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Superheroes Are Fun in the Movies But a Myth in the Workplace

The superhero craze endures. Black Panther picked up a gong for best picture at this year’s Screen Actors Guild Awards, and 2019 will see more blockbuster hero movies being produced than ever before. I guess in an era of climate disaster, global conflict and geopolitical turbulence, we are strangely comforted by the notion of an everyday citizen slipping into a super suit and performing super extraordinary things. We give our kids plastic figurines to reassure them that there are forces out there that keep the world safe and that there is a superhero inside all of us.

Related: 8 Superheros You Need at Your Company

For more than 200 years, we have encouraged a cult of superherodom in the workplace. The original 18th century mills and factories had strong patriarchs, and the 19th century promoted an innatist view of great men as captains of industry. The early 20th century raised hierarchical structures and appointed strong charismatic leaders to head them.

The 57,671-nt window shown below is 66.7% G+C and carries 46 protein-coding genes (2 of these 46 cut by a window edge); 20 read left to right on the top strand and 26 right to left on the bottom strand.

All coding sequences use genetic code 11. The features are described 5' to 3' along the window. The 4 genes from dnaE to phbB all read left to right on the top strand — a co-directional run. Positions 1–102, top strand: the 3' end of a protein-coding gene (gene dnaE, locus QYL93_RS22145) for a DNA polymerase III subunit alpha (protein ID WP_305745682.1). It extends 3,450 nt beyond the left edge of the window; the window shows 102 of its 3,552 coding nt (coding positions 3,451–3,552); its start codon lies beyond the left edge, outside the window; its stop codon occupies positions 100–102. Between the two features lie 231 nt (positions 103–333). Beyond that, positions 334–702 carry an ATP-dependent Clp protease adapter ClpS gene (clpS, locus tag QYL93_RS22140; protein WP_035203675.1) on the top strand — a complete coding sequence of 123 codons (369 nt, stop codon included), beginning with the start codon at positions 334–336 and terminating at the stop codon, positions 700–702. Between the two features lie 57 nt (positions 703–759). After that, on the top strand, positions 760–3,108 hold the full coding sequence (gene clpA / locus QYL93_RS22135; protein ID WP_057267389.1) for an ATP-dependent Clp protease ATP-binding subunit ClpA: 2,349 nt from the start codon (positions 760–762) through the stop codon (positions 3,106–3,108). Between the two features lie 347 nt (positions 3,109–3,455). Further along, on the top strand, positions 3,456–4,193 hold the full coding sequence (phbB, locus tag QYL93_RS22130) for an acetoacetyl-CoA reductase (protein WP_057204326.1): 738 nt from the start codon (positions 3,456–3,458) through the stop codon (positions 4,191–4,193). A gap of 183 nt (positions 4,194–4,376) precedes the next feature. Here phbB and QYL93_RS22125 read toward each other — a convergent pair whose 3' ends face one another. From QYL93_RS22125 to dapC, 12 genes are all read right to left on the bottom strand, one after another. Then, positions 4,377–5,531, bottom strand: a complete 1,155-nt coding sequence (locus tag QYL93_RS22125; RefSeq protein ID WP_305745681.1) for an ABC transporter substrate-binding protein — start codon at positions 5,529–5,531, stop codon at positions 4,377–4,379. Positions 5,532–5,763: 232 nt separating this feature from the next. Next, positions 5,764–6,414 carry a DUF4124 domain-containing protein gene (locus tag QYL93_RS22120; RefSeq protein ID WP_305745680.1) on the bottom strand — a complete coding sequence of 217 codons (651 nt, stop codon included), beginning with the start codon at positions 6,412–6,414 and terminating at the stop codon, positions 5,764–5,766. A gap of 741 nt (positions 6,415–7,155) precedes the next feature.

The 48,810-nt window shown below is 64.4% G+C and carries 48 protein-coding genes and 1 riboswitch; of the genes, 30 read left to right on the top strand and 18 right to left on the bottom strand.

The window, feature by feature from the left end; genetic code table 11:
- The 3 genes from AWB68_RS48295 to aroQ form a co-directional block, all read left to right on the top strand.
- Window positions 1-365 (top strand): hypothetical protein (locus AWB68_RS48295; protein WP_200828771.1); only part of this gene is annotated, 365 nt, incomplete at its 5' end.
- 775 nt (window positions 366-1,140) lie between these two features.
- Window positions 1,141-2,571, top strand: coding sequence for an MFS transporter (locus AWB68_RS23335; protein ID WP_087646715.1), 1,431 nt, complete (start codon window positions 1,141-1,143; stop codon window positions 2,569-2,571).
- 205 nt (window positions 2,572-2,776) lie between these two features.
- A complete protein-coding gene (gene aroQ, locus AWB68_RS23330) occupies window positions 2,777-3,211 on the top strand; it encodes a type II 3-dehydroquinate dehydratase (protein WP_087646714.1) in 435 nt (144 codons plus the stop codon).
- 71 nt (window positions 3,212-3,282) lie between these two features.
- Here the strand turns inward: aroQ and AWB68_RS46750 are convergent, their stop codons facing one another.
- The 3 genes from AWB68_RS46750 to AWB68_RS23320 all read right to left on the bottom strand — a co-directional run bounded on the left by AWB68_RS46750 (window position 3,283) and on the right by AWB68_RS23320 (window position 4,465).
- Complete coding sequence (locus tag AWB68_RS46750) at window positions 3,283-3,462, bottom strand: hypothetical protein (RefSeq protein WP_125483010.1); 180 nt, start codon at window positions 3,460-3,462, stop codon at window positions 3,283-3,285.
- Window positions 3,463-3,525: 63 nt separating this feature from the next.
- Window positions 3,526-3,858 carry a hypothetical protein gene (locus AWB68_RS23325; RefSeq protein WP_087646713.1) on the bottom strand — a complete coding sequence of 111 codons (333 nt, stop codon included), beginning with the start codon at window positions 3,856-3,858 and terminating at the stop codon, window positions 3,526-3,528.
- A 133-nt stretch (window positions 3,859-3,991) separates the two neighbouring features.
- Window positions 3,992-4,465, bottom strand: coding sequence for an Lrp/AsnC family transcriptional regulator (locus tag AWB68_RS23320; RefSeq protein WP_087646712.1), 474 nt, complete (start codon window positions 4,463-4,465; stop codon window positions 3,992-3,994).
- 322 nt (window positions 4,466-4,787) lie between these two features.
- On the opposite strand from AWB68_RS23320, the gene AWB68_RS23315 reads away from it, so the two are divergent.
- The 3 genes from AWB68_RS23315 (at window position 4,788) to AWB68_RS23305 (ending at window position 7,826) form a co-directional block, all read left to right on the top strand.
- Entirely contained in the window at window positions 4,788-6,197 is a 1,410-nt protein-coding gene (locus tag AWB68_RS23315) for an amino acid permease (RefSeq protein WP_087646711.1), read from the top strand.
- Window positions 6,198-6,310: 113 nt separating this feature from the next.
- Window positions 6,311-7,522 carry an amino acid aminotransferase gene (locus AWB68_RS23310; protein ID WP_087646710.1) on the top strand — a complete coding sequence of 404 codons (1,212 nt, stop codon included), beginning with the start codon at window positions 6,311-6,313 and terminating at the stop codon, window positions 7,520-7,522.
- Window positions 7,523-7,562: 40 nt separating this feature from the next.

Unlike in the movies, the idea of a heroic figure single-handedly saving the day has been debunked. Abrasive leaders such as Uber’s Travis Kalanick, who in the past would have been applauded for strong leadership, are now being exposed as emotional train wrecks — mere mortals with personality disorders. Happily, the workplace is a better place now that the supers have checked themselves in for rehabilitation. The fact is, there is no longer any need for organizational superheroes because the business world has changed considerably since the 1950s. As I discuss in my recent book, with the rise of the digital economy and a more empowered consumer, traditional hierarchies are flattening out. With that comes the need for super leaders to influence, motivate and steer. Today’s business with its 4IR technologies, ecostructures, self-organizing

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